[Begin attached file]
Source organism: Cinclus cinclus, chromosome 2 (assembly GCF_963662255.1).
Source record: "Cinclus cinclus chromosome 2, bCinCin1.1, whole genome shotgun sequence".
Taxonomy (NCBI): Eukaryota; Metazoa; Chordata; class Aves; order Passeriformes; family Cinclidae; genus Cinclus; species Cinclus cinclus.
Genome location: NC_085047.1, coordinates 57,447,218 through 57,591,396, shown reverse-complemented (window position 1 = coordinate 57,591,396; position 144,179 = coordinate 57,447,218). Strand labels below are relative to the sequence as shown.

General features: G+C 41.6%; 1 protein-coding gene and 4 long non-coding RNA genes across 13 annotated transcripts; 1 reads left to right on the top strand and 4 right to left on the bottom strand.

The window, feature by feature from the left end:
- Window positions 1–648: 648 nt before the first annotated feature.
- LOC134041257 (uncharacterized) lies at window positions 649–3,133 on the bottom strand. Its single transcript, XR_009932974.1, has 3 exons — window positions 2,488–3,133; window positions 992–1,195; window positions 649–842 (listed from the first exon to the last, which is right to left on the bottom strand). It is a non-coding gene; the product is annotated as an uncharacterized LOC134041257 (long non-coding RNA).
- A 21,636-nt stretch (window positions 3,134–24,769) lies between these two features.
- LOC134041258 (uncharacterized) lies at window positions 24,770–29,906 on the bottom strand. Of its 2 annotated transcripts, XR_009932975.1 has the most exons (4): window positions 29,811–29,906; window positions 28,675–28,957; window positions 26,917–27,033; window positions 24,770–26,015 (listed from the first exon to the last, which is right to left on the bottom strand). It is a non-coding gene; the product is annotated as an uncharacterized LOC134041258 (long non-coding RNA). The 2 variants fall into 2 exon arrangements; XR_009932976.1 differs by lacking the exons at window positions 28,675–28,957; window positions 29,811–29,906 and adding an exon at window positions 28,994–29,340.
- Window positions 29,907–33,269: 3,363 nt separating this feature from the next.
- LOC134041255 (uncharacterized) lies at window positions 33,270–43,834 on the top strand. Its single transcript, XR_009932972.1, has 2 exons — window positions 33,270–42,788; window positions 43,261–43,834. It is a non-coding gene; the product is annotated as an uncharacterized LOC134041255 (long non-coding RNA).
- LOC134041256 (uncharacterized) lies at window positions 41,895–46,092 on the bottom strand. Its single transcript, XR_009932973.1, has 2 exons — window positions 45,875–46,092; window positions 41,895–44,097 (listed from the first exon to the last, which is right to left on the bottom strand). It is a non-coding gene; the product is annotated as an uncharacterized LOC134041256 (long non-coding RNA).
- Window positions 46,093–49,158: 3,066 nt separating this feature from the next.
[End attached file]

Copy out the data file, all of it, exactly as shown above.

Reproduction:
Source organism: Cinclus cinclus, chromosome 2 (assembly GCF_963662255.1).
Source record: "Cinclus cinclus chromosome 2, bCinCin1.1, whole genome shotgun sequence".
Taxonomy (NCBI): Eukaryota; Metazoa; Chordata; class Aves; order Passeriformes; family Cinclidae; genus Cinclus; species Cinclus cinclus.
Genome location: NC_085047.1, coordinates 57,447,218 through 57,591,396, shown reverse-complemented (window position 1 = coordinate 57,591,396; position 144,179 = coordinate 57,447,218). Strand labels below are relative to the sequence as shown.

General features: G+C 41.6%; 1 protein-coding gene and 4 long non-coding RNA genes across 13 annotated transcripts; 1 reads left to right on the top strand and 4 right to left on the bottom strand.

The window, feature by feature from the left end:
- Window positions 1–648: 648 nt before the first annotated feature.
- LOC134041257 (uncharacterized) lies at window positions 649–3,133 on the bottom strand. Its single transcript, XR_009932974.1, has 3 exons — window positions 2,488–3,133; window positions 992–1,195; window positions 649–842 (listed from the first exon to the last, which is right to left on the bottom strand). It is a non-coding gene; the product is annotated as an uncharacterized LOC134041257 (long non-coding RNA).
- A 21,636-nt stretch (window positions 3,134–24,769) lies between these two features.
- LOC134041258 (uncharacterized) lies at window positions 24,770–29,906 on the bottom strand. Of its 2 annotated transcripts, XR_009932975.1 has the most exons (4): window positions 29,811–29,906; window positions 28,675–28,957; window positions 26,917–27,033; window positions 24,770–26,015 (listed from the first exon to the last, which is right to left on the bottom strand). It is a non-coding gene; the product is annotated as an uncharacterized LOC134041258 (long non-coding RNA). The 2 variants fall into 2 exon arrangements; XR_009932976.1 differs by lacking the exons at window positions 28,675–28,957; window positions 29,811–29,906 and adding an exon at window positions 28,994–29,340.
- Window positions 29,907–33,269: 3,363 nt separating this feature from the next.
- LOC134041255 (uncharacterized) lies at window positions 33,270–43,834 on the top strand. Its single transcript, XR_009932972.1, has 2 exons — window positions 33,270–42,788; window positions 43,261–43,834. It is a non-coding gene; the product is annotated as an uncharacterized LOC134041255 (long non-coding RNA).
- LOC134041256 (uncharacterized) lies at window positions 41,895–46,092 on the bottom strand. Its single transcript, XR_009932973.1, has 2 exons — window positions 45,875–46,092; window positions 41,895–44,097 (listed from the first exon to the last, which is right to left on the bottom strand). It is a non-coding gene; the product is annotated as an uncharacterized LOC134041256 (long non-coding RNA).
- Window positions 46,093–49,158: 3,066 nt separating this feature from the next.